The Bengals signing of wide receiver Terrell Owens may have sent shockwaves through Cincinnati and had the folks at VH-1 salivating over a possible ratings spike for the reality shows of him and Bengals WR Chad Ochocinco air on the network, but in Las Vegas Sportsbooks, the reality is that the bookmakers didn’t even blink.“We opened the Bengals at 30/1 at the beginning of the year to win the title,“ said Lucky’s Sports Book Director Jimmy Vaccaro, “and now that they got Owens, they should be at 300/1.”
Vaccaro said so in a half jokingly manner, but he’s not alone with his perception of Owens and the detrimental role he could play within a team. Last year with the Bills was the first team where he was somewhat quiet in regards to chastising his teammates. In years past, Owens has questioned everything from his quarterbacks’ sexuality, ones desire to win, to conspiring secret plays with another player, and worst of all, everything played out in the media while Owens and his teams were in contention.
“I don’t think Owens makes a difference either way to the Bengals,” says Vaccaro, “but the public does have some interest in him in regards to what he’ll actually do on the season, so we are going to put some individual ‘over-under’ props on him with maybe a season matchup prop between him and Ochocinco.”
Vaccaro and his ace staff lead by the dynamic proposition master, Adam Pullen, immediately offered a few props on the hot topic. The over-under on Owens touchdown receptions was set at 6 (over -145) with receiving yards set at 770 (under -120). Lucky's also posted a duo prop with Ochoconco and Owens asking how many combined receptions the reality stars will have in 2010 with an opening number of 126 (under -120).
The main question to be asked regarding the props, and how well Owens does this year, is how quarterback Carson Palmer is going to have enough balls to go around within their ground orientated offense to satisfy the trio of alpha-dog personalities at wide receiver.
Does the signing of Terrell Owens and Antonio Bryant -- a player they paid much more to get than Owens in a four year deal -- mean that the Bengals are now willing to scrap the winning formula from last year to accommodate their high profile wide receiver signings. Something tells me that the Bengals are going to be closer to what they were last season rather than a high flying aerial attack like some believe the case to be because of the signings.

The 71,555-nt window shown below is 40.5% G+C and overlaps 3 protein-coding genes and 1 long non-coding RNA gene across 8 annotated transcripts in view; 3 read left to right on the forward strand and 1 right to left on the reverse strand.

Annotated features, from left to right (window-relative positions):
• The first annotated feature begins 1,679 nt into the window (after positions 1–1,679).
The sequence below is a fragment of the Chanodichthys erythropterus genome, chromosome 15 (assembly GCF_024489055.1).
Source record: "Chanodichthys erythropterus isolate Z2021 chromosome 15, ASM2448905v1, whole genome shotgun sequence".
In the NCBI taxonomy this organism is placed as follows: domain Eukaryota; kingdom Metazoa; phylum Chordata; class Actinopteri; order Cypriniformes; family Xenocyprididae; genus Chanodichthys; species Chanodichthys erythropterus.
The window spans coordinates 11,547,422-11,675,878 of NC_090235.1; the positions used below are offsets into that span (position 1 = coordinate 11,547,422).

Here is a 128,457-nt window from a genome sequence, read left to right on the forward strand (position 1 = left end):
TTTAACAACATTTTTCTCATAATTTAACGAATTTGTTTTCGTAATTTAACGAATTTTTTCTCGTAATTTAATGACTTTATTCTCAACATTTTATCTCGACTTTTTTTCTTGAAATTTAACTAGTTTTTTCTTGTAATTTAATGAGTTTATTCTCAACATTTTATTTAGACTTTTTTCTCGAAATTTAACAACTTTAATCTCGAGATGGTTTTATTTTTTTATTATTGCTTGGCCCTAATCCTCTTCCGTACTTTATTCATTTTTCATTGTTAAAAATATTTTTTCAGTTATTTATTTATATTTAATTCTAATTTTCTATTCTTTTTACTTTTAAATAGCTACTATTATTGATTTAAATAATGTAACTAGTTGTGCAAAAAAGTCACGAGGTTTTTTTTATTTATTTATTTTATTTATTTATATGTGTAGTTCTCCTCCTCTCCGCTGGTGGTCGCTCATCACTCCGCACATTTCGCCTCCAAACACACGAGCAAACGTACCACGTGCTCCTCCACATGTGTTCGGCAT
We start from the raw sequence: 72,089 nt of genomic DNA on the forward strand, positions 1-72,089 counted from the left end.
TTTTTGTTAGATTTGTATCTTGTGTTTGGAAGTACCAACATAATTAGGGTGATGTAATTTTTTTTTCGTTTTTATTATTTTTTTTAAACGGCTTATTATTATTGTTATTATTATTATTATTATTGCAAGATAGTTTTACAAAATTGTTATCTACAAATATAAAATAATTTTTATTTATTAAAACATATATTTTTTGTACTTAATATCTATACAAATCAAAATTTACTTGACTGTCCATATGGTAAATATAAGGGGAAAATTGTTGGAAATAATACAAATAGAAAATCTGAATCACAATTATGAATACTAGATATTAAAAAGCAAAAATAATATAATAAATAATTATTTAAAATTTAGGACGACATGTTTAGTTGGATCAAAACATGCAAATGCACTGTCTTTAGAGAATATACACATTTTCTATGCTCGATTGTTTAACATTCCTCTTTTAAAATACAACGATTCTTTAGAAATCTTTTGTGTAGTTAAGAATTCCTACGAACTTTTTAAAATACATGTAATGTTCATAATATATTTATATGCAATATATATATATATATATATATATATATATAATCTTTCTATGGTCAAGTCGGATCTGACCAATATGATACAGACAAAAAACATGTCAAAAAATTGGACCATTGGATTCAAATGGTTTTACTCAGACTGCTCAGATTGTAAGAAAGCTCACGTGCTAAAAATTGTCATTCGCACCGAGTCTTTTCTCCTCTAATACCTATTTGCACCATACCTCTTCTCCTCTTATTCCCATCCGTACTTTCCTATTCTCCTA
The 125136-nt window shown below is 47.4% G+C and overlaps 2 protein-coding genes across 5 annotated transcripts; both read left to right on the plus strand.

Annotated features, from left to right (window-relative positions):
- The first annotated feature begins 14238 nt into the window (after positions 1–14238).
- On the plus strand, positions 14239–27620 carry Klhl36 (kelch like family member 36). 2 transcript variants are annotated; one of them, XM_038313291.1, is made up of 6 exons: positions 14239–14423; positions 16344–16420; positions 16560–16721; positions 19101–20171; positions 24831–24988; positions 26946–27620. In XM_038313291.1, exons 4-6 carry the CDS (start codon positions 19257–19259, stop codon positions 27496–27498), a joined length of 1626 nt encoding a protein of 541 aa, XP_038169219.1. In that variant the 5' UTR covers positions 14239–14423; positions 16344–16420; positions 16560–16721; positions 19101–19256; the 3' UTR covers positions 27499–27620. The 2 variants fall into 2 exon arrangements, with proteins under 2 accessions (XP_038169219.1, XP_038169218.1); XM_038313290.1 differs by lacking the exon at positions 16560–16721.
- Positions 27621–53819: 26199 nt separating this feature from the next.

Palmer finished the 2009 season as the 16th rated passer with less pass attempts (466) and yards (3,094) than the top 15 in front of him. Only Donovan McNabb had a lower completion percentage than Palmer (60.5%) among the top-16 rated quarterbacks.
On only one occasion last season did Palmer throw for more than 300 yards, a Week 15 loss to the Chargers (24-27), and in only two instances did Palmer have 40 or more pass attempts.
Then you have the durability of the former USC standout to consider. He missed nearly the entire 2008 season and it’s quite possible that the team felt the best way to keep Palmer healthy in games was to become a run orientated team and not force him to throw so much. The formula worked as the Bengals won their division with Palmer healthy all season.
Last season Owens proved to be valuable once Bills head coach Dick Jauron was fired. Owens gained most of his yardage and touchdowns in the second-half when they decided to use their best weapon, but the Bills still lost more than they won.
Owens is now 36 coming off his worst statistical year of any season since his rookie year that he played 15 games or more. His one-year contract is worth $2 million with another $2 million based on personal incentives. By looking at what direction the team is going in and by having too many receivers who want their catches to achieve their own bonus incentives, look for Owens to come up with a low, but respectable 45 receptions, 750 yards, and 5 touchdowns.